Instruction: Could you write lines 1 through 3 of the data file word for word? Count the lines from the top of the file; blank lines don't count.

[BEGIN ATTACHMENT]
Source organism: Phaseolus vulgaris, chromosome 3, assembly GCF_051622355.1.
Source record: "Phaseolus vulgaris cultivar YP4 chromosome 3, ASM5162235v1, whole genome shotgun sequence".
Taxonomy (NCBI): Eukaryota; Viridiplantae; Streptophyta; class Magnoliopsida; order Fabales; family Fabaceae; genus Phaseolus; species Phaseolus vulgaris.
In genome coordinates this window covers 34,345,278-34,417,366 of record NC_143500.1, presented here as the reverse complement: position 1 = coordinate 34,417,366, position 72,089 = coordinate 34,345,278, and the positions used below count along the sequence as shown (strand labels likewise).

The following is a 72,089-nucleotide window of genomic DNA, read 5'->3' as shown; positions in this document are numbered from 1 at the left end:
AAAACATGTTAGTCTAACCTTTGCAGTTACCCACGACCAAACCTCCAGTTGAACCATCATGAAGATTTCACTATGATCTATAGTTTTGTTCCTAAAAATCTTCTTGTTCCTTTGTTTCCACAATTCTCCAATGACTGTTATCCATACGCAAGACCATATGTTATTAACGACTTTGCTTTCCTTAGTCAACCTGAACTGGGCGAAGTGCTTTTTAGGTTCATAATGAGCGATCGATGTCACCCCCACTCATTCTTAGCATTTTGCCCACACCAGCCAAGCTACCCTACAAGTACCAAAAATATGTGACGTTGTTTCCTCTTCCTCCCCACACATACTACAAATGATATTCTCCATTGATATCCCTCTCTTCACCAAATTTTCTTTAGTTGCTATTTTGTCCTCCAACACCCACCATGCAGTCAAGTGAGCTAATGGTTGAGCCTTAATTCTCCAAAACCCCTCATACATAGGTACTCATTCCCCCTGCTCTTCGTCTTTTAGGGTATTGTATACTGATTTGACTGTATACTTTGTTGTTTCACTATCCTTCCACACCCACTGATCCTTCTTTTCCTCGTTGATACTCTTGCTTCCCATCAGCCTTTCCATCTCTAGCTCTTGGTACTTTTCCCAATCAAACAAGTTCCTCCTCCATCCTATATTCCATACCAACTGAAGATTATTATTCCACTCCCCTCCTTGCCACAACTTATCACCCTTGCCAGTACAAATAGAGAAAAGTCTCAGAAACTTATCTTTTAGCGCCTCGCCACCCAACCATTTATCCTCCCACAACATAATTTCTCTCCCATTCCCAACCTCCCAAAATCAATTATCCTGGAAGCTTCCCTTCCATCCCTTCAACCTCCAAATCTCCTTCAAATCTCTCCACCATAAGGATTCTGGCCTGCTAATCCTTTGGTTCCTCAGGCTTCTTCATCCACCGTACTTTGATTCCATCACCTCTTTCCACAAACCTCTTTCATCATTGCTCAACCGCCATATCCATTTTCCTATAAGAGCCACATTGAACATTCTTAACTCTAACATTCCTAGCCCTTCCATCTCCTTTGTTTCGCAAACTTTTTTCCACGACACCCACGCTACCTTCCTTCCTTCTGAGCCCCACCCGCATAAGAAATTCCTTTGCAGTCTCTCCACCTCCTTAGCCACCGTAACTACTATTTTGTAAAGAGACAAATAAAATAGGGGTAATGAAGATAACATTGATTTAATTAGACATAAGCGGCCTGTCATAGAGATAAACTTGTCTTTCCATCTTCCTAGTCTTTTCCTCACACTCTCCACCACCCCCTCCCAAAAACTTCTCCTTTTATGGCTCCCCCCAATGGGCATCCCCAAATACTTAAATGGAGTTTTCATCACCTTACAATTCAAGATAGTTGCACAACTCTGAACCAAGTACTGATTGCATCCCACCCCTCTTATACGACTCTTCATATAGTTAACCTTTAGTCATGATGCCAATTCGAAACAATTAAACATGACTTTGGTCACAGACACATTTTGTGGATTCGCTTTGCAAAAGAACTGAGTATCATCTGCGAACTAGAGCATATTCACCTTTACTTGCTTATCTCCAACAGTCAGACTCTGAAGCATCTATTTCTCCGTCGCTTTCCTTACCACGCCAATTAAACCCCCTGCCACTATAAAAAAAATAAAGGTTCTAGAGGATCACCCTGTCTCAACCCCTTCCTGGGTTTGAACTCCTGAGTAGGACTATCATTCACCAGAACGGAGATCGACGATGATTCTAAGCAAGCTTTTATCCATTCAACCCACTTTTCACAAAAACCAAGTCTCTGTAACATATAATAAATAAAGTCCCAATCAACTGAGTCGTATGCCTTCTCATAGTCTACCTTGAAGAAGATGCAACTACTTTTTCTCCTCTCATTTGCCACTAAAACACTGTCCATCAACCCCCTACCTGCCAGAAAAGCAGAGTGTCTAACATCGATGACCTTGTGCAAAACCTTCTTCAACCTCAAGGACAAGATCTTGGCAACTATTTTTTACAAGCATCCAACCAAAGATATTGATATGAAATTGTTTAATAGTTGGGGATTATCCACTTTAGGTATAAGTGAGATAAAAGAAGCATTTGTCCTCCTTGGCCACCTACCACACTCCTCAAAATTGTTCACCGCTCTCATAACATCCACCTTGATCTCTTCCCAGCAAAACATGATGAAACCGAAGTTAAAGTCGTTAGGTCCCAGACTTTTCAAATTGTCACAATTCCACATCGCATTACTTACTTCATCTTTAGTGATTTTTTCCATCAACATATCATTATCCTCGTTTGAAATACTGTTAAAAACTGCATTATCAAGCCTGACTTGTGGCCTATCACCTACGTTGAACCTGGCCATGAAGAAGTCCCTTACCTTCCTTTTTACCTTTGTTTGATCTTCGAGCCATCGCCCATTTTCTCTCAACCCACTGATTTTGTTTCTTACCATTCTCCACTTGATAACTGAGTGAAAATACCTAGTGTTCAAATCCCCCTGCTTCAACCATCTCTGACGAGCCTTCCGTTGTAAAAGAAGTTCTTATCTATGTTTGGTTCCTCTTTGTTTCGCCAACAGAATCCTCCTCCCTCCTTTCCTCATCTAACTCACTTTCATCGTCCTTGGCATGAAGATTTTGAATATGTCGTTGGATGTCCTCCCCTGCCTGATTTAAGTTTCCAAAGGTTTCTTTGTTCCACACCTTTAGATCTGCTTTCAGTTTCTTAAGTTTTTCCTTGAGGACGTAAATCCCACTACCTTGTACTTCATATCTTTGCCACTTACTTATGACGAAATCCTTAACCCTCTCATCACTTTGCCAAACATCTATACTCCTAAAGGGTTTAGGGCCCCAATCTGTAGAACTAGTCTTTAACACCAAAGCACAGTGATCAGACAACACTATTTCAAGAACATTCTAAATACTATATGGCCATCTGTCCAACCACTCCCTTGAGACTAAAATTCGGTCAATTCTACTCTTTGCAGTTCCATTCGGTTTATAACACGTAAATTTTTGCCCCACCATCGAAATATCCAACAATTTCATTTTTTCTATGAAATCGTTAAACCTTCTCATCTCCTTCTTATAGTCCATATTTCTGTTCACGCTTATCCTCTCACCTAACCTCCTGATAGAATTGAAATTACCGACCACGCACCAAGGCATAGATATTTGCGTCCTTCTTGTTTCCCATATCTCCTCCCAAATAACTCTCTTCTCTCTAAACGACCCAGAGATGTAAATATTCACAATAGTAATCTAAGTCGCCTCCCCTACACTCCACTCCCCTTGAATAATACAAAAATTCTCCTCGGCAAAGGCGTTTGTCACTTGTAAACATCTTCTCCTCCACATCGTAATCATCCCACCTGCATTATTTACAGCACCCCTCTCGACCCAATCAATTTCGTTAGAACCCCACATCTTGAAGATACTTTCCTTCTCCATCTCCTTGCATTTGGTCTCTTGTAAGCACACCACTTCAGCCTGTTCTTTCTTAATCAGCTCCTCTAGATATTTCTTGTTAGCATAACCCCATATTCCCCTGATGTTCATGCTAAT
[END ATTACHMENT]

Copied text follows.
Source organism: Phaseolus vulgaris, chromosome 3, assembly GCF_051622355.1.
Source record: "Phaseolus vulgaris cultivar YP4 chromosome 3, ASM5162235v1, whole genome shotgun sequence".
Taxonomy (NCBI): Eukaryota; Viridiplantae; Streptophyta; class Magnoliopsida; order Fabales; family Fabaceae; genus Phaseolus; species Phaseolus vulgaris.